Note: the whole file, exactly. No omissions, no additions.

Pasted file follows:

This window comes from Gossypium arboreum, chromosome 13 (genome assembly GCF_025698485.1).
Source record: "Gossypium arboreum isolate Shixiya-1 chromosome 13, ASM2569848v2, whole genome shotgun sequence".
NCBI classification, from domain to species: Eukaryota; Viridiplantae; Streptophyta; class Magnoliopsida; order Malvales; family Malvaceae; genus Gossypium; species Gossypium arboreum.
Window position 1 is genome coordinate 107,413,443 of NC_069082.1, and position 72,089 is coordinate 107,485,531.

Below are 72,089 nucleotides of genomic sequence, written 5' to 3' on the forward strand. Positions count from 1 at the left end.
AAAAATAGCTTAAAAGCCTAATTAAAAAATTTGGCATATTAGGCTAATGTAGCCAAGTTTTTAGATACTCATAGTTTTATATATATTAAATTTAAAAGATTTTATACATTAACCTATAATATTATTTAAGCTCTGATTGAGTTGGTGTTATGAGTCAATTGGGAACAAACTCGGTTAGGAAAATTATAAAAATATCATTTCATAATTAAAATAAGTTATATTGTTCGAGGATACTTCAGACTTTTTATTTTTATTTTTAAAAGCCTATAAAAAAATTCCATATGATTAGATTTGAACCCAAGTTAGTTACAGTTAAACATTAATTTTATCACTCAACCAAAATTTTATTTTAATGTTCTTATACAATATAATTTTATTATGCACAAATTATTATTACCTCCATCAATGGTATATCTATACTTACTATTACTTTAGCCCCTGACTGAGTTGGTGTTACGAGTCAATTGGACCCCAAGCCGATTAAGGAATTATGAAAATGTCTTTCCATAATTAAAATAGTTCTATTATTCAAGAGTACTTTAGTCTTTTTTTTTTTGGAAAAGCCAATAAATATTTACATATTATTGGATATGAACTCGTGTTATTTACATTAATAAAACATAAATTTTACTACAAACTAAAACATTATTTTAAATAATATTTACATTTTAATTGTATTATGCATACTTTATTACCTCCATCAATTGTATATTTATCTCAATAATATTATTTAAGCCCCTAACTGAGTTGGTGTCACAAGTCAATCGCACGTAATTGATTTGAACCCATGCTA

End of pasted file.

This window comes from Gossypium arboreum, chromosome 13 (genome assembly GCF_025698485.1).
Source record: "Gossypium arboreum isolate Shixiya-1 chromosome 13, ASM2569848v2, whole genome shotgun sequence".
NCBI classification, from domain to species: Eukaryota; Viridiplantae; Streptophyta; class Magnoliopsida; order Malvales; family Malvaceae; genus Gossypium; species Gossypium arboreum.
Window position 1 is genome coordinate 107,413,443 of NC_069082.1, and position 72,089 is coordinate 107,485,531.

Below are 72,089 nucleotides of genomic sequence, written 5' to 3' on the forward strand. Positions count from 1 at the left end.
AAAAATAGCTTAAAAGCCTAATTAAAAAATTTGGCATATTAGGCTAATGTAGCCAAGTTTTTAGATACTCATAGTTTTATATATATTAAATTTAAAAGATTTTATACATTAACCTATAATATTATTTAAGCTCTGATTGAGTTGGTGTTATGAGTCAATTGGGAACAAACTCGGTTAGGAAAATTATAAAAATATCATTTCATAATTAAAATAAGTTATATTGTTCGAGGATACTTCAGACTTTTTATTTTTATTTTTAAAAGCCTATAAAAAAATTCCATATGATTAGATTTGAACCCAAGTTAGTTACAGTTAAACATTAATTTTATCACTCAACCAAAATTTTATTTTAATGTTCTTATACAATATAATTTTATTATGCACAAATTATTATTACCTCCATCAATGGTATATCTATACTTACTATTACTTTAGCCCCTGACTGAGTTGGTGTTACGAGTCAATTGGACCCCAAGCCGATTAAGGAATTATGAAAATGTCTTTCCATAATTAAAATAGTTCTATTATTCAAGAGTACTTTAGTCTTTTTTTTTTTGGAAAAGCCAATAAATATTTACATATTATTGGATATGAACTCGTGTTATTTACATTAATAAAACATAAATTTTACTACAAACTAAAACATTATTTTAAATAATATTTACATTTTAATTGTATTATGCATACTTTATTACCTCCATCAATTGTATATTTATCTCAATAATATTATTTAAGCCCCTAACTGAGTTGGTGTCACAAGTCAATCGCACGTAATTGATTTGAACCCATGCTA